Distant Crossroads, a publication of the Hawkins County Genealogical Society, lists William Skelton as a Revolutionary War Soldier of Hawkins County Tennessee “William Skelton b. 4 Mar 1762 VA served in VA age 72 1832 pension list. On 1840 Hawkins Co. TN census” (No. S-3915). (Distant Crossroads, April 1986, p. 36)
“William: b 3-4-1762 VA d a (ante…before) 3-4-1844 TN m X (unknown) Pvt VA PNSR (soldier pensioned)” (DAR Patriot Index – Centennial Edition, Part 3, 1990).
He was still living at 71 years of age when on 27th of May 1833 he applied for a pension for his Revolutionary War service. I quote T. Bailey, “He volunteered in the army, or service of the United States, under the immediate command of Captain Samuel Coleman in the County of Caroline and State of Virginia, on about the last of April or first of May 1779.”
“From Caroline County to Williamsburg, Virginia, at which place Gen. Scott Commanded; at which he was discharged by Capt. Coleman, after serving two months; and returned home a distance of 80 miles; that he was not again called out into the service of the United States until the first of January 1781, when he was drafted in the County of Amherst in the State of Virginia and put under the command of Capt. James Barnett, and marched to Richmond in Virginia; from Richmond the company was marched to Williamsburg; the company was marched to Yorktown. The troops at that place being at that time under the command of General Nelson.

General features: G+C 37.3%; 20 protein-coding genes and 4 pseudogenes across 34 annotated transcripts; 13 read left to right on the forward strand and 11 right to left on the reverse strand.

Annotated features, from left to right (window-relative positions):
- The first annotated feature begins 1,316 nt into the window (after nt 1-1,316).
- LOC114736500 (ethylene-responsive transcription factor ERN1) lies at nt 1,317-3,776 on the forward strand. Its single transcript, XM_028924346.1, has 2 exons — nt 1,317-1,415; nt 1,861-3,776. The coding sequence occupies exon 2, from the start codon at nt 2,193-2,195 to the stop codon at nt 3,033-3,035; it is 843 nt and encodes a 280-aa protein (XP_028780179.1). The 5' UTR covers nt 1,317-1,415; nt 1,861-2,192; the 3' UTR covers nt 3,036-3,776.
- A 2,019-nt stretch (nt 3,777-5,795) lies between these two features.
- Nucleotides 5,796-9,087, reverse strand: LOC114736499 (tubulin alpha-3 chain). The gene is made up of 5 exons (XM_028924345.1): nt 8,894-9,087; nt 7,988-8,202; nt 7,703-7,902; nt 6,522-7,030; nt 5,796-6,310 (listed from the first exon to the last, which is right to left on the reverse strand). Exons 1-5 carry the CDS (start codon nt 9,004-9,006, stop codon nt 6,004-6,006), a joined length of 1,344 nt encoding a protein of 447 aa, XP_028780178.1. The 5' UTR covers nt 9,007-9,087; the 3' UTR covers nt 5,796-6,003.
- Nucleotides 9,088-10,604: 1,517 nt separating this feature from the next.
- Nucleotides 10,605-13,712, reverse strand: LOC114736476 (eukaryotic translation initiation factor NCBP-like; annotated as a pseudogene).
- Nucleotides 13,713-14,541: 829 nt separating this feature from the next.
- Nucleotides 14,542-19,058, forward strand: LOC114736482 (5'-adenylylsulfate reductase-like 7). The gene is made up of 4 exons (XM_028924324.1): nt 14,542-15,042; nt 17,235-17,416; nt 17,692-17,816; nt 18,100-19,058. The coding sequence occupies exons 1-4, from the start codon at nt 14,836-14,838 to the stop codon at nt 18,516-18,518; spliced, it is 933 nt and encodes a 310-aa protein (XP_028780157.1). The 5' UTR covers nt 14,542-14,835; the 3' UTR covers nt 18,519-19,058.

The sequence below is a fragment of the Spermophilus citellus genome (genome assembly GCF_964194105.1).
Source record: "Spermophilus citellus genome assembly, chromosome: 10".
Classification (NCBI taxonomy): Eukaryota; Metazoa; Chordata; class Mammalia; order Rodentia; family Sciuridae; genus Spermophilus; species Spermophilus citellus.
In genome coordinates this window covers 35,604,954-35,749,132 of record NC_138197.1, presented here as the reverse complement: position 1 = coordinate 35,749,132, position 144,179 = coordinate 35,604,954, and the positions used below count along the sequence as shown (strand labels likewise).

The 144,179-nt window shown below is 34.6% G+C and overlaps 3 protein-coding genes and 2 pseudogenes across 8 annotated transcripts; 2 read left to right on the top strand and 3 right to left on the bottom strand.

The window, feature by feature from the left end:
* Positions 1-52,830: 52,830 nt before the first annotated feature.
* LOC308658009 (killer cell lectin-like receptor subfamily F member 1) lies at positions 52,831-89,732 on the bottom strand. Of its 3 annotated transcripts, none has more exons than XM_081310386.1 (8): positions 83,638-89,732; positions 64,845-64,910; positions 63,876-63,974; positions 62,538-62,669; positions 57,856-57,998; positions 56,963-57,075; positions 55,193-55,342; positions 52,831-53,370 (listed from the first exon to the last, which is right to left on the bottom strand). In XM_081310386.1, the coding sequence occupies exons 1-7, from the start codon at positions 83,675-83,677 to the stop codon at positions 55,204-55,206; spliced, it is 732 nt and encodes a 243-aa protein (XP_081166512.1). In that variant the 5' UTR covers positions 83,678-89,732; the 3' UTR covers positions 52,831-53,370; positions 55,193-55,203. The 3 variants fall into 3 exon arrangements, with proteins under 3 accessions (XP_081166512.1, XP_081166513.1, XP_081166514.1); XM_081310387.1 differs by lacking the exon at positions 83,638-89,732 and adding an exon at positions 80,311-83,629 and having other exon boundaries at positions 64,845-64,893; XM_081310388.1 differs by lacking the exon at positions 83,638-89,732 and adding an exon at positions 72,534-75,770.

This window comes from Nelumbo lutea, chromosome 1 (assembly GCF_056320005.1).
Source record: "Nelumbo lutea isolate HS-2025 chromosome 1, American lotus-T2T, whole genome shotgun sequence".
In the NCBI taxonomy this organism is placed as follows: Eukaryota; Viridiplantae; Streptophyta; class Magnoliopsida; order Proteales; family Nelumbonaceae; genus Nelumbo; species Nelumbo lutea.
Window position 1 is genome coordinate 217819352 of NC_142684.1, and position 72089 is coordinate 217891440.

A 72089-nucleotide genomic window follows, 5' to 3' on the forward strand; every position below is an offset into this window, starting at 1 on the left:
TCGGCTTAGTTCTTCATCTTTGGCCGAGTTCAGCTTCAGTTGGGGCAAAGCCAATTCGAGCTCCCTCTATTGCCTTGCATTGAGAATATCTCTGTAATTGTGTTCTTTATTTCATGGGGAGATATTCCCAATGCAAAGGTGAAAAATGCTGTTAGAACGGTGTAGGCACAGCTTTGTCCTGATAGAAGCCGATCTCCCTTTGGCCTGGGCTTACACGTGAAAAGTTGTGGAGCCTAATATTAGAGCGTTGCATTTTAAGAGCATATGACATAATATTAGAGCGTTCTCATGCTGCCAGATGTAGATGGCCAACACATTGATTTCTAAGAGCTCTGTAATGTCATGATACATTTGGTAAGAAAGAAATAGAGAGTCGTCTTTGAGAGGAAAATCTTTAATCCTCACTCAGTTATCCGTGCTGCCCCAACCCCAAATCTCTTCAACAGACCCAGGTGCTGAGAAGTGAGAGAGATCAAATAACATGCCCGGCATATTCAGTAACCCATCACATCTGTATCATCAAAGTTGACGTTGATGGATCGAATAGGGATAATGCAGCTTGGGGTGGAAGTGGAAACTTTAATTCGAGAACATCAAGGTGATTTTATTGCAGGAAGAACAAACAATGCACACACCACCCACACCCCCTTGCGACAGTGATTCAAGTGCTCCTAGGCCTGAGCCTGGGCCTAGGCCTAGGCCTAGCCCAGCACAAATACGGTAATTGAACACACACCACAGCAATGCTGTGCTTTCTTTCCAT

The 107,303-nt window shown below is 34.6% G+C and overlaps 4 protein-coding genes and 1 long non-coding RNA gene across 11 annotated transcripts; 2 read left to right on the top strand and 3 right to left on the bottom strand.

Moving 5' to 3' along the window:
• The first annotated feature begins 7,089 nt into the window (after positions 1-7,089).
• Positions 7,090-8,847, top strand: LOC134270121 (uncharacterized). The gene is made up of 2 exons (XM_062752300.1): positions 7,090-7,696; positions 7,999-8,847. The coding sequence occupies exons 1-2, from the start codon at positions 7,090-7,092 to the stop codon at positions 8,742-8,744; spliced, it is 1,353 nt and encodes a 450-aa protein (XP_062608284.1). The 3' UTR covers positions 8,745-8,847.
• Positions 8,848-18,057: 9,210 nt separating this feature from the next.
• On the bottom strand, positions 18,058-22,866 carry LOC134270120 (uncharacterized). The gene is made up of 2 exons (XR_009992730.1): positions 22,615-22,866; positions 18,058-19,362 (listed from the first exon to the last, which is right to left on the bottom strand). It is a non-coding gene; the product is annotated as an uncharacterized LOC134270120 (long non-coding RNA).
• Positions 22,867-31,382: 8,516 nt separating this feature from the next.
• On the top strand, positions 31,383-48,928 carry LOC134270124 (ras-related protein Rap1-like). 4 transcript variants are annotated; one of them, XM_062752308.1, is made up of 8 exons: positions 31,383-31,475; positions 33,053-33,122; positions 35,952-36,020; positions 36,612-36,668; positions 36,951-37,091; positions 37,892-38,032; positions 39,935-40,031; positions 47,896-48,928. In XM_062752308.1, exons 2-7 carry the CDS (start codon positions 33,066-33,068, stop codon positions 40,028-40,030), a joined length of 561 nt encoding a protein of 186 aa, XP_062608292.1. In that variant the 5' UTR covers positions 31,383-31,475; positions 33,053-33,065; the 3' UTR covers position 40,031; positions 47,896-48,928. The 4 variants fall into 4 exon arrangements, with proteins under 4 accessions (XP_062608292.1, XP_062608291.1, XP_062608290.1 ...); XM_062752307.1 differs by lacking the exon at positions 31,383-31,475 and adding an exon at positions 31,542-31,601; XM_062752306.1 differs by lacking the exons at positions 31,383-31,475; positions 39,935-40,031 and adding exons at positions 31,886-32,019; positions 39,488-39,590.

After the arrival of Capt. Barnett’s company at York, Col. Charles Dabney took command of the companies of Capt. Barnett’s, Capt. Graham’s, and Capt. Tucker’s. From York was marched to Hampton to the halfway house; from which place to Williamsburg, at which place he was discharged the first day of April 1781 and sent home after serving three months. On the last day of April or the first day of May same year 1781, he substituted for Hugh McAnnallary in a company commanded by Capt. William Gibbons of Augusta Co. Virginia; was marched to Richmond and kept on constant march and duty, SOMETIMES UNDER THE MARQUIS DE LA FAYETTE. The last commander was General William Campbell, who died about the time he left the army for Amherst and up the county where he remained in the service until capture of Lord Cornwallace, being five months and fifteen days–altogether ten months and fifteen days. etc. etc.”
A Baptist preacher, Rev. William Feagins vouched for him saying, “he is respected and believed to have been a Revolutionary soldier.”
After investigation as prescribed by the War Department Stockley D. Mitchell, clerk of the court of pleas and quarter sessions for Hawkins County states, “above named applicant was a Revolutionary soldier and served as he states.”
Revolutionary Claim Act June 7, 1832 Book E Vol 76, p. 133 26670 Jonesboro, Tennessee. Was alotted $35 per year for his service. His only proof, William says of his war service, was that which could be provided by John Skelton (a brother) and Margaret Cavin (a sister?)
This info was submitted by Rev. Nathan R. Riley .